Puerto Rican consumers have reduced the how much they spend on monthly groceries by 14 percent, to $425 from $492, representing a major challenge to local retailers, this year’s edition of the Puerto Rico Marketing, Industry and Food Distribution Chamber’s Consumer X-Ray study revealed.
The trade group known as MIDA released several of the findings in this year’s analysis, which for the first time included purchases of alcoholic beverages. Beer remains at the forefront of consumer preference, with 86 percent of surveyed participants — 1,350 in tall — saying they buy it, over 31 percent who buy wine and 25 percent who prefer sangria.
To better analyze Puerto Rican consumer trends, this year’s study segmented buying agents into four categories: familiar, planners, impulsive and adventurous, said Mario Rodríguez-Martínez, head of the Consumer X-Ray 2015 study.
As part of the most relevant data, the study found that 47 percent of respondents have cut back on eating out, and 38 percent have reduced their entertainment outside the home.
Manuel Reyes-Alfonso, executive vice president of the organization, said this data is added to prior year results, prompting the food industry to look at it carefully and consider options.
Meanwhile, the study showed that there is opportunity in the processed or pre-cooked foods sector, considering that 36 percent of respondents are taking lunch to work to save money.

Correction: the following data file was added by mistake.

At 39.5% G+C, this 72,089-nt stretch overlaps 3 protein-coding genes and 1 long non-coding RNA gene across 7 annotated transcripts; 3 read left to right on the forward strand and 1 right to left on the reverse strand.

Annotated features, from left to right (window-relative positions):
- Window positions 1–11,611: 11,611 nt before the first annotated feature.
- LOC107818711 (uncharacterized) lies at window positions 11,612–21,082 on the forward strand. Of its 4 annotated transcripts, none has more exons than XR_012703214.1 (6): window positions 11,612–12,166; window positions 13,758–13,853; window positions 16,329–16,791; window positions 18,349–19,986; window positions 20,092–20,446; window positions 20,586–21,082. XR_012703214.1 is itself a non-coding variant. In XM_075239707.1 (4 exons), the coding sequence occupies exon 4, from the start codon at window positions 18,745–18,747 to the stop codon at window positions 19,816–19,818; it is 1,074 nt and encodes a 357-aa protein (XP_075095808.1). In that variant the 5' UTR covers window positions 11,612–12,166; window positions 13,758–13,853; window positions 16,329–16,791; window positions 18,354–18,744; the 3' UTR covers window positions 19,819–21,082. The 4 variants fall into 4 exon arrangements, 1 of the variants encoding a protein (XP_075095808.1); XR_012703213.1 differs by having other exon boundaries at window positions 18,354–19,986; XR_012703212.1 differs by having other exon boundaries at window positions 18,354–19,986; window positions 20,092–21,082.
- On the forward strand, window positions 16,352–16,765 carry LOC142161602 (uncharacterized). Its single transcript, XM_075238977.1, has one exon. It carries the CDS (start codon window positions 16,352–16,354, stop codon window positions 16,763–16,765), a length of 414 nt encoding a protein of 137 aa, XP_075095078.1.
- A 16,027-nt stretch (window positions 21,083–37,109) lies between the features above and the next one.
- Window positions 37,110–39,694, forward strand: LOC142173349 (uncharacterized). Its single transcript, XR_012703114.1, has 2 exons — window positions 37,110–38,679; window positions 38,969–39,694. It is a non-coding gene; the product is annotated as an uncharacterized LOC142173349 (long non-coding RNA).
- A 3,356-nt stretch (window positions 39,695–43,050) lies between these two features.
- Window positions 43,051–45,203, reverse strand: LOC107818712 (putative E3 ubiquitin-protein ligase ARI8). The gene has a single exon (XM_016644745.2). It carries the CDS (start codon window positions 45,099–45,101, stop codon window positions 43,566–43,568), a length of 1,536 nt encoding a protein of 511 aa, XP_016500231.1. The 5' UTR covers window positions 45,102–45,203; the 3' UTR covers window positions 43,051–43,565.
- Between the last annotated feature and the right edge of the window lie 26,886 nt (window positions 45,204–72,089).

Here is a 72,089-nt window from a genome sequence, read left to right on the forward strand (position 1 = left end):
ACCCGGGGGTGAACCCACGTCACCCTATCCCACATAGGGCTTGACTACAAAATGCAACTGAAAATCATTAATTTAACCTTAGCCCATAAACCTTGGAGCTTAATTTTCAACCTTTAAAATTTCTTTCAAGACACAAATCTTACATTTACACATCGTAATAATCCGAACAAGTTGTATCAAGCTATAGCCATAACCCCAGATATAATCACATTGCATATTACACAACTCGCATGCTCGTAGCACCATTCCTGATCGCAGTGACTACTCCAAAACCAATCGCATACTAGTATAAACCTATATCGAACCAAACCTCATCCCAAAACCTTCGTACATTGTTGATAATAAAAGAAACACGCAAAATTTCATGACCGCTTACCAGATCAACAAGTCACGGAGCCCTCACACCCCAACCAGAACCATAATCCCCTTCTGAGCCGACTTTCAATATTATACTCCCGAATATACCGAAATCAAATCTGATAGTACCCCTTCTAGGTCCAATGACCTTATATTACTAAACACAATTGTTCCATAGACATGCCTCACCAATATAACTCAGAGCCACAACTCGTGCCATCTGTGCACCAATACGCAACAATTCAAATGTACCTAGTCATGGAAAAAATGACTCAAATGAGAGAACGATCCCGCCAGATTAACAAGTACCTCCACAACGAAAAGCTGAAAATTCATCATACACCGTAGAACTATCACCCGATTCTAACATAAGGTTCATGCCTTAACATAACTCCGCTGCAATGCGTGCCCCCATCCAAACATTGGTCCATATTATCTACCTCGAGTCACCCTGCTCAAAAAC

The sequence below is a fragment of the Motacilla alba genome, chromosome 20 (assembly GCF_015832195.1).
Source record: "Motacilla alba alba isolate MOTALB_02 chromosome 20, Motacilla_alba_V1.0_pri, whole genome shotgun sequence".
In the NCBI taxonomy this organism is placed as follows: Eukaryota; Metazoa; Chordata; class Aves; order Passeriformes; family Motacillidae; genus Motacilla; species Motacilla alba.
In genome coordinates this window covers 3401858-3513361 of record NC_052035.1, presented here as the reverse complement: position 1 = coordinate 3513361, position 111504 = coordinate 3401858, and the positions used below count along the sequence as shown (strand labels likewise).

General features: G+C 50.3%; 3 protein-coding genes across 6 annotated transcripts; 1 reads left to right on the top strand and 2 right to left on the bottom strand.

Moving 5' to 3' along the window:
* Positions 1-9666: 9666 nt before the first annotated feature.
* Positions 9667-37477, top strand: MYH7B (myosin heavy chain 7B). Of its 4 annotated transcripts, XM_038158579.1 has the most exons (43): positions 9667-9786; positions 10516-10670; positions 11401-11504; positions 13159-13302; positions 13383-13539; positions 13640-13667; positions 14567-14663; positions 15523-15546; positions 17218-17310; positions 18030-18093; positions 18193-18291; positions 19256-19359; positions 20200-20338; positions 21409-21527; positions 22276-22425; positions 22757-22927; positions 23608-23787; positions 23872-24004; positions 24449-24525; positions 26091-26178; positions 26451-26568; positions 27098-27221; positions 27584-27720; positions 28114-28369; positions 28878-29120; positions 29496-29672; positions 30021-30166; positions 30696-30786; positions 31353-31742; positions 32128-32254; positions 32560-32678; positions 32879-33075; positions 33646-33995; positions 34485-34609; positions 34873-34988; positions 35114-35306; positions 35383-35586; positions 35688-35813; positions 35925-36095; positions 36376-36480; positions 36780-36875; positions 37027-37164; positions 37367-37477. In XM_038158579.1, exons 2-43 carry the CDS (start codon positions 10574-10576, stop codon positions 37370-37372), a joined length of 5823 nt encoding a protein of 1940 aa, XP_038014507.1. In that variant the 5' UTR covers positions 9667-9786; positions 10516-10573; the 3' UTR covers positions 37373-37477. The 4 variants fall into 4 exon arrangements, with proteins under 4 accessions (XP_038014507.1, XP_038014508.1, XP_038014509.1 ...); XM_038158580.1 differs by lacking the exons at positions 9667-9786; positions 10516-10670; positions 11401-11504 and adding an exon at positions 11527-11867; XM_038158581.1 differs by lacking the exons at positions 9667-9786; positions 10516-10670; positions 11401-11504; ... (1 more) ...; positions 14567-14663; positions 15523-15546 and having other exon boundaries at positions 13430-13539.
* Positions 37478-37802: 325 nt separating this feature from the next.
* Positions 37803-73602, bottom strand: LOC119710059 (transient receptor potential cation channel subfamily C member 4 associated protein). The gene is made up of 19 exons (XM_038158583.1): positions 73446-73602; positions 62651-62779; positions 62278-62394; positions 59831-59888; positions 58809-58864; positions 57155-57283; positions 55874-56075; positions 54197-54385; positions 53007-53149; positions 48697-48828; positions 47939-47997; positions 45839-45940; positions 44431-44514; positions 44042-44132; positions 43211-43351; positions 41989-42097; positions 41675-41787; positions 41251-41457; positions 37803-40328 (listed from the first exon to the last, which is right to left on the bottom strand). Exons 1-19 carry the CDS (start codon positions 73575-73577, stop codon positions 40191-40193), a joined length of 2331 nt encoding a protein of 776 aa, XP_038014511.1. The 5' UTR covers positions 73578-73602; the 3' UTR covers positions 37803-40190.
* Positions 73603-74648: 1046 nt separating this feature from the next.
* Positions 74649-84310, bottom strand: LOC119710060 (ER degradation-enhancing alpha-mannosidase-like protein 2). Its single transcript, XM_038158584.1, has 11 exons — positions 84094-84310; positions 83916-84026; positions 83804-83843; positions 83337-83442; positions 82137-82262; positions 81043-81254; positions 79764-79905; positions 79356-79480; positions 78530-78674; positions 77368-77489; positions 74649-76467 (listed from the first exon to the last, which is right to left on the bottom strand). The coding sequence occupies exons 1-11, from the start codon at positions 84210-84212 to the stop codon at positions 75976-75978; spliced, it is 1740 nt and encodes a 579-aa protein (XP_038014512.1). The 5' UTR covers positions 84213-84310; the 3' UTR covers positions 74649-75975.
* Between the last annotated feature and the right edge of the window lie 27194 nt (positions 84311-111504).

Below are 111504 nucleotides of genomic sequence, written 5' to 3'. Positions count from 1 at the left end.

Another first in this year’s study is that it looked into loyalty programs and rewards, validating the consumer preference for them.
“The findings point to a consumer that is more inclined to use savings and benefits programs that make their lives easier,” said MIDA President Ricky Castro-Ortíz. “Sixty percent of themsaid they used loyalty programs, over 18 percent who use coupons. In this last category, the study did not reveal any growth compared to previous years.”
The study provided a new vision of the motives consumer have to go shopping — 76 percent feel the need to go out and buy when you realize they are missing some products in their kitchen. In addition, most plan what they will eat for dinner the same day. The data revealed that 68 percent plan their menu always or most of the time when cooking, depending on what is available in the house.
The industry study also considered the migration of Puerto Ricans an important point for the food industry’s strategic decisions. The review showed that two out of 10 buyer agents is considering emigrating. Of those who are considering a move, three out of 10 are between the ages of 25 and 34, a fact that Reyes-Alfonso said, confirms what other studies have found: Young people are the likeliest to leave the island.
MIDA will reveal the full findings of this year’s Consumer X-Ray during its annual convention on June 3-7, along with the results of the “Portrait of the Food Industry” study.